Transition, Death and Mourning: Jan’s Story

Transition, or transformation as a friend recently called it, is a funny thing. The very nature of the words imply change. To transition, to transform. . . to change from one state to another. For the Transgender/Transsexual, this implies changing from male to female, or female to male. And this implies a beginning and an end.

As in “Today I began my transformation”, or “My transition ended on March 12, 1994”. But in reality, for those of us who are Transgender, our transition or transformations do not begin and end so abruptly. In fact, I am not sure there are any beginnings and endings at all. But rather what we perceive as beginnings and endings are simply stages on the Journey of life.

Another way of looking at this, perhaps the beginning of a transition is the decision to take the left hand fork of the road, and the end, here we choose the right hand fork. We do indeed choose to start our transition, but at the same time, we have always been in transition. The same can be said at endings. Transformation never ends. Only the very nature of transition itself changes, and transforms. . .

Yet as we pass through each stage, we have an internal need to mark that change as having been completed. Recently I went through such a point in my personal Journey. That was the decision for, and completion of, the surgery I needed at this time. And with this surgery, I had become. I had transformed from one stage to another. I had in one gray sense left the transgender, transitional community, and joined the community of women. I know a lot of what I am saying can be debated semantically, but please bear with me. We are now entering the arena of my dreams, my feelings, my Journey. Your dreams, your feelings, your Journey will be different from mine. And that is how it should be.

So I finally transformed from a male to a female. I had completed the final step. I had become. And there were no fireworks, no parties, no announcements, it simply happened. And I felt disillusioned and let down. I found depression setting in. So I sought help, spiritual help. And I found my solution.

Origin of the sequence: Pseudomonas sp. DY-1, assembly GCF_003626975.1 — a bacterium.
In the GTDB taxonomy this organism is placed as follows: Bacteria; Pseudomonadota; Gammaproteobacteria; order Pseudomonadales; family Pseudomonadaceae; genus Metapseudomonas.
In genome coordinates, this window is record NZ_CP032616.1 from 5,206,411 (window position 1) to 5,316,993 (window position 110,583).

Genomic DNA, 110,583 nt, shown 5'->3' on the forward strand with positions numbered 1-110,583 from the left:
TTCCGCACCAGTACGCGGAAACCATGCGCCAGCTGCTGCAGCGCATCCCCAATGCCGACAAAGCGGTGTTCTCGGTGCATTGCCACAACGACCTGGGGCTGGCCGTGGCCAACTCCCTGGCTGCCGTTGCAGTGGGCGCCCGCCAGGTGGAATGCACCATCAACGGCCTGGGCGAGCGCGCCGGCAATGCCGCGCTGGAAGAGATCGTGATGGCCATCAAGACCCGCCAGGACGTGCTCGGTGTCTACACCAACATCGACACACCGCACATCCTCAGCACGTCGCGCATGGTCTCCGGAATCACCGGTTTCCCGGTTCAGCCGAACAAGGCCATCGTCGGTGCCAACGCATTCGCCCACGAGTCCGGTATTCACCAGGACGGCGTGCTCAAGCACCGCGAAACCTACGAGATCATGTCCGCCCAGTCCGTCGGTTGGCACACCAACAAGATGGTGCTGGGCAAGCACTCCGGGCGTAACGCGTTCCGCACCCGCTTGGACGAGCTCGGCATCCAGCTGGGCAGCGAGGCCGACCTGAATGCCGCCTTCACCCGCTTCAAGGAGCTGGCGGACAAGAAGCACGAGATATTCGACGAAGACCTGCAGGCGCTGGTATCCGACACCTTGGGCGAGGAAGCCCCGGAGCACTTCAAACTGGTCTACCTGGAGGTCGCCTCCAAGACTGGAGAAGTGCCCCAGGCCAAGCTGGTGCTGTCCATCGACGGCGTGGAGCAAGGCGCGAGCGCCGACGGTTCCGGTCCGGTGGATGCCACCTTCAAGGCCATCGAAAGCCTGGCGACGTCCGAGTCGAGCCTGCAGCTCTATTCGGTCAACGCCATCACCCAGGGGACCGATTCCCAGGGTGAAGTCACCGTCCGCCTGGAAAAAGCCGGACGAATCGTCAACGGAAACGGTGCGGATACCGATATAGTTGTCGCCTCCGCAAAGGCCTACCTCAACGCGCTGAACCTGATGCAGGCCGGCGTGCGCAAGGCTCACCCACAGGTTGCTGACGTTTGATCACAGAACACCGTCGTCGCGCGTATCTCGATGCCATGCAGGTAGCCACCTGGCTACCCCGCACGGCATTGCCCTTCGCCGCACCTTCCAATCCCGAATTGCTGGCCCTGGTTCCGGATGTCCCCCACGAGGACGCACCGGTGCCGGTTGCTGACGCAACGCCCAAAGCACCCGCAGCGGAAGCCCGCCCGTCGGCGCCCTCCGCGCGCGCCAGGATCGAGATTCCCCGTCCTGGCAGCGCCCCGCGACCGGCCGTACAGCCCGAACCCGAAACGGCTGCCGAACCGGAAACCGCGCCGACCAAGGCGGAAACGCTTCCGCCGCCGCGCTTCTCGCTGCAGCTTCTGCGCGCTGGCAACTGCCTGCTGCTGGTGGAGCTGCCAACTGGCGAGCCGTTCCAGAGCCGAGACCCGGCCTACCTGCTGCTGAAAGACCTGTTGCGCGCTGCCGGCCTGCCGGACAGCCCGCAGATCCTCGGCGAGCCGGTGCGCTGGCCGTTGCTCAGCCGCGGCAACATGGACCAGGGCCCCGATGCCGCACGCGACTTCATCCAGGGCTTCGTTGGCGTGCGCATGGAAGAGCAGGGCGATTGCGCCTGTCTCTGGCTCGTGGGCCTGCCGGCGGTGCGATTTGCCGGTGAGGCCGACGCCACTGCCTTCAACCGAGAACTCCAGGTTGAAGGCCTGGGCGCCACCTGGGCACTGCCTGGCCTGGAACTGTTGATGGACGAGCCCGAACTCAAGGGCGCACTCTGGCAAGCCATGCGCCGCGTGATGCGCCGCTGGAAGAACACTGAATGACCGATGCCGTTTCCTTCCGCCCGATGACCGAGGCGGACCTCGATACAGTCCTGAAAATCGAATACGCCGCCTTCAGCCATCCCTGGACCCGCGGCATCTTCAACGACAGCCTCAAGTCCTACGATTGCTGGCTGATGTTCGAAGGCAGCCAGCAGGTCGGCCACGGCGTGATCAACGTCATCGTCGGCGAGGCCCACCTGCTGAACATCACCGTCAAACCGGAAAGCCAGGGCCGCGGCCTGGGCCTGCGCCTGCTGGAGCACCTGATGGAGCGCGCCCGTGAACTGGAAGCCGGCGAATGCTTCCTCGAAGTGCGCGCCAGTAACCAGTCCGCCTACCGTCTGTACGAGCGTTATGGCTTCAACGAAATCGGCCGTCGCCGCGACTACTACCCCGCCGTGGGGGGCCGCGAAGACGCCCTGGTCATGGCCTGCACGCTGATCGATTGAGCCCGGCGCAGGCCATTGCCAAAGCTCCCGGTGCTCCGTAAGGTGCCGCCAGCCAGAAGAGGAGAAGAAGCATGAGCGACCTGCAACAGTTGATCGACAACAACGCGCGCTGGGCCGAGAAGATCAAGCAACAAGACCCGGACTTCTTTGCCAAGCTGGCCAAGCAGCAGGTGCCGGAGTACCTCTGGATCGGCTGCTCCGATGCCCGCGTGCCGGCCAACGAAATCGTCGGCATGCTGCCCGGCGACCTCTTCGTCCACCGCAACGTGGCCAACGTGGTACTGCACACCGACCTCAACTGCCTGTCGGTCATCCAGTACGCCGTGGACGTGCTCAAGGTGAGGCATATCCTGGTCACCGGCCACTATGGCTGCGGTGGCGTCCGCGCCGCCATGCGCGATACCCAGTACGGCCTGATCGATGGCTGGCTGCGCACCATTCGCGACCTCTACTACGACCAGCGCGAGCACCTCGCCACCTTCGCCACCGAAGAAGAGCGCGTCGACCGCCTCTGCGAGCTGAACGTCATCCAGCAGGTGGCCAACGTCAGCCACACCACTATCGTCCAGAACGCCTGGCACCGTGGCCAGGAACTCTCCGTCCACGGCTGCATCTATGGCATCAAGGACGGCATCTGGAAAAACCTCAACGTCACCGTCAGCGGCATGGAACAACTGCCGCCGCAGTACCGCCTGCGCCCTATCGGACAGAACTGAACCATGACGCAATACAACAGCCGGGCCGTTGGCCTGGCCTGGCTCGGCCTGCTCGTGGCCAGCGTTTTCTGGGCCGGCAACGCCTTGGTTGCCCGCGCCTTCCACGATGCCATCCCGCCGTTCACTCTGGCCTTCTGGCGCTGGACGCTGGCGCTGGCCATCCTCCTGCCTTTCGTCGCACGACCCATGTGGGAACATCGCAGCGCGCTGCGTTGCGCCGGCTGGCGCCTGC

I decided that I needed a conference, a retreat. Later I was to come to realize what I searched for was a pilgrimage. The search was not long. I very quickly found information about just the type of retreat that I needed. It was called a Circle of Kindred Spirits. Holly Boswell runs this program. This particular Circle was to be held in North Carolina, in the Great Smoky Mountains. I contacted Holly, had her send the information and soon found myself drawn.

Circles of Kindred Spirits are somewhat confusing to many. The concept is one based on both Native American Shamanism, and Wicca, contains elements of both, but is neither. The ritual, the Shamanistic and Wiccan, serves as a focus for the Circle, a gateway to the Circle. The Circle itself is a sharing. Allowing the presence of the others to steer us into opening parts of our selves we seldom see. The Circle in the Smokies used a talking stick for a focus. This is a Native American tradition ( I think, but the origin is really not important, it’s use in the Circle is). The stick is passed around the Circle clockwise. When you posses the stick, it is your time. Each circle is given a focus, one of which was traditions and rituals in our lives. As each took the stick, they had the opportunity to share what traditions and rituals they use in their lives, to aid in focus of their spirituality. Some circles are light and fun. Others reduce the participants to tears.